Responding to PRC Hackery

The British government, as I write Tuesday morning, is set to publicly accuse the Chinese state of hacking Britain’s electoral register.

What’s at least as important, though, is this bit:

What to do in response is a conundrum, especially for smaller Western democracies such as the UK that are trying to balance courting investment from China while calling out its alleged abuses.

That’s a problem that’s straightforwardly enough solved: stop accepting investment from the PRC. Stop doing any business with the PRC or any of the enterprises domiciled in the PRC or any non-domestically domiciled enterprises that are affiliates of PRC domiciled enterprises. All that’s needed—and it is a hard task—is the political will to make the necessary moves.

Then there’s this:

A recent UK government foreign-policy paper described China as “an epoch-defining challenge” to the international order. However, it has held off widespread sanctions against China, fearing an economic backlash. The country relies on China for the imports of components in [a wide range of] products….

Even in the face of that realized enormity of the PRC threat. It’s easy to see, in hindsight, that exposure to economic backlash could have been avoided by not letting themselves become so dependent on an enemy nation for economically critical items in the first place. However, the lesson from that hindsight must not be to do nothing going forward. The correct lesson must be to start taking steps to eliminate that dependency. And then, stop doing any business with or within the PRC or any enterprise affiliated with such.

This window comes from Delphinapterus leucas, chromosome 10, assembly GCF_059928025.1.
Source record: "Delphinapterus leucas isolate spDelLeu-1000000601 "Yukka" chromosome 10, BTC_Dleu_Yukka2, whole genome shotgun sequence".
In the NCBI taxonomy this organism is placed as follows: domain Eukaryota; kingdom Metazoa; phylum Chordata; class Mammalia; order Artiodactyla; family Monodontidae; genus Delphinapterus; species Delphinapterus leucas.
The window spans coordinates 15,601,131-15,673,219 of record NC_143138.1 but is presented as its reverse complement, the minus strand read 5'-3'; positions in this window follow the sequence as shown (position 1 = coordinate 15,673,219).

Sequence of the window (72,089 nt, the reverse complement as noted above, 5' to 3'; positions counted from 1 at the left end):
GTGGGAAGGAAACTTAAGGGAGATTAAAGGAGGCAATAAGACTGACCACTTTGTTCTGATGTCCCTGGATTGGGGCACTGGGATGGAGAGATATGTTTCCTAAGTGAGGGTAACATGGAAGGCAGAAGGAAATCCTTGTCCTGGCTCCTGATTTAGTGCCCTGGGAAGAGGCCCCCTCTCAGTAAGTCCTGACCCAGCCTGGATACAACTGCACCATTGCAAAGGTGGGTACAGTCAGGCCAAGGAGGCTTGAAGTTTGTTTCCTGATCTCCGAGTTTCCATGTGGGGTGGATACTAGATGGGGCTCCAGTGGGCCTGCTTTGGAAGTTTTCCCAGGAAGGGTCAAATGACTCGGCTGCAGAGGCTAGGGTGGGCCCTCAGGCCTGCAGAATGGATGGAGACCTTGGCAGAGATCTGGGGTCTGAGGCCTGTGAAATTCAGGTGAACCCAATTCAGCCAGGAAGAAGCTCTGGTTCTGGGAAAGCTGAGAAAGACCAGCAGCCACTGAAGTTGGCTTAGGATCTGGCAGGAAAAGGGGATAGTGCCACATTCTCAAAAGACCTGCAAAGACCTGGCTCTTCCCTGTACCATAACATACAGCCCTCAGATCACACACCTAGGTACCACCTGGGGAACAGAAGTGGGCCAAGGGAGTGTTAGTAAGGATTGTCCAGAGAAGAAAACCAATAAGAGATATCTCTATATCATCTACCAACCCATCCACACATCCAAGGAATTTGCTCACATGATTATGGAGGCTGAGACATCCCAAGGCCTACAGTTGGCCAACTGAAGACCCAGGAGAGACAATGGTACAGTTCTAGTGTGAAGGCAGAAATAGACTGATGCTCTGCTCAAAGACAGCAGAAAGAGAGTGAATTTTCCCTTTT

That goes for the US, too.

On Sunday, Chinese Premier Li Qiang delivered a keynote speech before the top executives of Apple, McKinsey, Qualcomm, and other multinationals at the China Development Forum, a government-sponsored economic and business forum held each March in the Chinese capital.

It’s shameful that American companies continue to toady up to an enemy nation with our own nation under even more determined and widespread cyber attacks by the PRC than the UK. Apple, McKinsey, Qualcomm, et al., aren’t at the forum just to hear Li’s pear-shaped tones, or to get the cachet of a subsequent audience with PRC President Xi Jinping. They’re currently actively doing business in the PRC, and they’re only at the forum and at the Xi audience to learn the parameters for doing further business there.

It would be appropriate in our own situation for the Federal government to take steps to divest itself of any relationship with American companies that do business with or within the PRC or any enterprise affiliated with such.

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